Bravura, but without bravado, Bley defines his art on Far North and Way Down South Suite. Starting off in a nervy gallop, he first cycles through passing chords and glances at the American Songbook before settling into an impressionistic melody that by the finale vibrates basso, bop-like textures from the soundboard. Sharp and intense, the titled Suite piles strident glissandi and blues allusions into an exposition, then after a theatrical many-seconds pause, first deconstructs the melody then focuses it again with even-handed dynamics. Bley’s piano command is such that without leaving the keys it appears as if he’s violently plucking the instrument’s strings as he plays.

We can hope that more Bley will appear on record. But if this concert recording is his swan song, the unique mixture of skills which made his reputation are definitely and appropriately exhibited on it.


05 Jazz 03 Bunnett MaquequeMaqueque
Jane Bunnett
Justin Time JTR 8586-2

Toronto sax player Jane Bunnett has long immersed herself in Cuban music and many of her award-winning recordings have introduced Cuban musicians to North American audiences by blending Afro-Cuban rhythms with contemporary jazz. Her latest, Jane Bunnett and Maqueque, is no different, as Bunnett ventured to Havana to record with this new all-female group. (“Maqueque” – pronounced Ma-keh-keh – means the spirit of a young girl in an Afro-Cuban dialect.) Voice, flute and soprano sax-laden, the tracks are driven by percussion, as you’d expect. The strings, courtesy of the Annex String Quartet arranged by ex-pat Cuban and piano master Hilario Durán, lend a sense of drama and old-fashioned romance to many of the songs. The recording is not over-produced so has an immediacy and authenticity to it. Singer Dayme Arocena has a particularly strong presence as she wrote three of the songs on the disc – including the lovely Canto a Babba – and has a raw, earthy warmth to her voice. One of the standout tracks is her duet on Bill Withers’ Ain’t No Sunshine When She’s Gone sung in English and Spanish which starts out simply and hauntingly accompanied by only tres guitar and congas.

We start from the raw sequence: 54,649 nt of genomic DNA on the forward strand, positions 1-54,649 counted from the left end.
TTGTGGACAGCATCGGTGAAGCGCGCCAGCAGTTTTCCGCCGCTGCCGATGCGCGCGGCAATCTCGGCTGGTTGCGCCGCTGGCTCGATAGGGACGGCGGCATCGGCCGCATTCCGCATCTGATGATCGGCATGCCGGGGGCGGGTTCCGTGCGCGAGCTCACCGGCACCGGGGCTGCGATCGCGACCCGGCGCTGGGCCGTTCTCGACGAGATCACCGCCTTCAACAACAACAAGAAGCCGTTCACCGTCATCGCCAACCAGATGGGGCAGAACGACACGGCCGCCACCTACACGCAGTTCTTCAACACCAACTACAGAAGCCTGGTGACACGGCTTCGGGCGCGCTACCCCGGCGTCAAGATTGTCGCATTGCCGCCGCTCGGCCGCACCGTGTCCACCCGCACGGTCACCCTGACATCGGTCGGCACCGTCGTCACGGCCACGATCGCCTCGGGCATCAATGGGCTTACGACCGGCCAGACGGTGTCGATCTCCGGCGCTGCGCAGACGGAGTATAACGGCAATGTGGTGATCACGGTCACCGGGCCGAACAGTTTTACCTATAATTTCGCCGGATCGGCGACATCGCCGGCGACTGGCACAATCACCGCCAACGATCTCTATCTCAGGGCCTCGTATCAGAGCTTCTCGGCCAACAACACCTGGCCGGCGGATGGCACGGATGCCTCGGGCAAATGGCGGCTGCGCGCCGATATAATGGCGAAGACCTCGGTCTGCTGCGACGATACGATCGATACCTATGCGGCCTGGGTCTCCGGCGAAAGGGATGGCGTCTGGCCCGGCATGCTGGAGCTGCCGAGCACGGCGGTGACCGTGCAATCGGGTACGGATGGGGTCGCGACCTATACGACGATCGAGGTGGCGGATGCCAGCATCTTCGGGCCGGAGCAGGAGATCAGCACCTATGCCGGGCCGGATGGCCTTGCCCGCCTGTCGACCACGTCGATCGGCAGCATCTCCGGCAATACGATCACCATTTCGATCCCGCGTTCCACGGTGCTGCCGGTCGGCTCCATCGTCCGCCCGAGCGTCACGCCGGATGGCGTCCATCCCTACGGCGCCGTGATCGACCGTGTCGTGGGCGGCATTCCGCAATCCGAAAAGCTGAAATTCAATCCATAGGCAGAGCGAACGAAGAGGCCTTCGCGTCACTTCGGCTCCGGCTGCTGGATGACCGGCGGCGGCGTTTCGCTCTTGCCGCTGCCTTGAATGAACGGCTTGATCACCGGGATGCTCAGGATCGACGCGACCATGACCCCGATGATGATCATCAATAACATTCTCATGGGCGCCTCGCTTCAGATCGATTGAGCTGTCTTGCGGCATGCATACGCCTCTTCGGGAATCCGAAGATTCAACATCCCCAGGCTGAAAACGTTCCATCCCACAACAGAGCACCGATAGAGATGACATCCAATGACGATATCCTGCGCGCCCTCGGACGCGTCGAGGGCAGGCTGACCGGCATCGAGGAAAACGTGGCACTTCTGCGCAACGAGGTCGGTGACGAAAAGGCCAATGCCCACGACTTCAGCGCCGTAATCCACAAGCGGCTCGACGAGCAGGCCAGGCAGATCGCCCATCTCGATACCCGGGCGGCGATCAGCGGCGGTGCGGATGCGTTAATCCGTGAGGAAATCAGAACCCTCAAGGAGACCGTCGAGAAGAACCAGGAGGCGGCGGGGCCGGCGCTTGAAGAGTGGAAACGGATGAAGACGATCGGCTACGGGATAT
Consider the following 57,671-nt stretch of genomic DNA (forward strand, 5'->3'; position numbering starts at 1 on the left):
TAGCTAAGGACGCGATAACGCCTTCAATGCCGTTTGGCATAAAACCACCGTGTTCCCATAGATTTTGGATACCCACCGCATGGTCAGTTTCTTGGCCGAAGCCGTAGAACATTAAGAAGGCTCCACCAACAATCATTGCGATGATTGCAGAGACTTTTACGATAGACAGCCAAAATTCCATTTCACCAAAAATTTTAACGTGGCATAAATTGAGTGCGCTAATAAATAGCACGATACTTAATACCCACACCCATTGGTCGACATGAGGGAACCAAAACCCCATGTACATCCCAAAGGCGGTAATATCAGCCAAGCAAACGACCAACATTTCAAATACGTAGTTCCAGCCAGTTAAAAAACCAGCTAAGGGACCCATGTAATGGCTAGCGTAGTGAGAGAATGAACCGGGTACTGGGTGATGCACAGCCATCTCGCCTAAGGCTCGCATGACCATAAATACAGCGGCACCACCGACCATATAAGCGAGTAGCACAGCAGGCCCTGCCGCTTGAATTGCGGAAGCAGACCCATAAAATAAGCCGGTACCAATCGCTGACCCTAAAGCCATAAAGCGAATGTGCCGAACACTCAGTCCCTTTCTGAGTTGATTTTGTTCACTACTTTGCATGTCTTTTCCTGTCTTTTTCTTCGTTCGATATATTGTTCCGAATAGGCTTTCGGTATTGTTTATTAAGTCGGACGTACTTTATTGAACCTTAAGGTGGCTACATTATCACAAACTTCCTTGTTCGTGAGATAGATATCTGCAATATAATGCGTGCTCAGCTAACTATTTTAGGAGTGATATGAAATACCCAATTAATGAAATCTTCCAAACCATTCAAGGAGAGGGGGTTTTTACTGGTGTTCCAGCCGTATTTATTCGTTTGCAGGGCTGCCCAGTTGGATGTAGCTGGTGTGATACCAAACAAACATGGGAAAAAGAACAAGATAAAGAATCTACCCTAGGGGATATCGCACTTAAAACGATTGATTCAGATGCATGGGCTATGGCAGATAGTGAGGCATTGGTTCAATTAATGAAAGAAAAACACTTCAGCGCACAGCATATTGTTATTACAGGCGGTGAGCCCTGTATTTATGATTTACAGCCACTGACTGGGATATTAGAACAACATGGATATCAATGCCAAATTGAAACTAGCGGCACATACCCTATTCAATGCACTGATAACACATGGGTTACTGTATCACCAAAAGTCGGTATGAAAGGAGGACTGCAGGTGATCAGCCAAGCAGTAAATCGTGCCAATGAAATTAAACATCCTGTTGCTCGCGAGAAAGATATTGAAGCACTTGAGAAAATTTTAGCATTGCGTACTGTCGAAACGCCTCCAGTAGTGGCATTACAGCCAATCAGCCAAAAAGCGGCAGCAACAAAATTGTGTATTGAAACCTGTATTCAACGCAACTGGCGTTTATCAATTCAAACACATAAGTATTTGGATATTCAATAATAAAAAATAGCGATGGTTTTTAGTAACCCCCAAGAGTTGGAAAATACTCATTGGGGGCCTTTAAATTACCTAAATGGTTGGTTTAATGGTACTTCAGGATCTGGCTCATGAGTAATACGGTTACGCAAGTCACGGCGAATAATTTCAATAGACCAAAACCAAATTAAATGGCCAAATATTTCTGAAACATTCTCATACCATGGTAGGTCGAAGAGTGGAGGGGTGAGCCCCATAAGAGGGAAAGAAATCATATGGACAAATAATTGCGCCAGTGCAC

The final cut – Song for Haiti – was originally recorded as a fundraiser for Red Cross relief efforts in that struggling country and has completely different personnel on it, including Cuban rapper Telemary. The clever arrangement is a sophisticated and touching way to close out the disc. Maqueque is touring Canada and the U.S. this year and dates can be found at janebunnett.com/tour.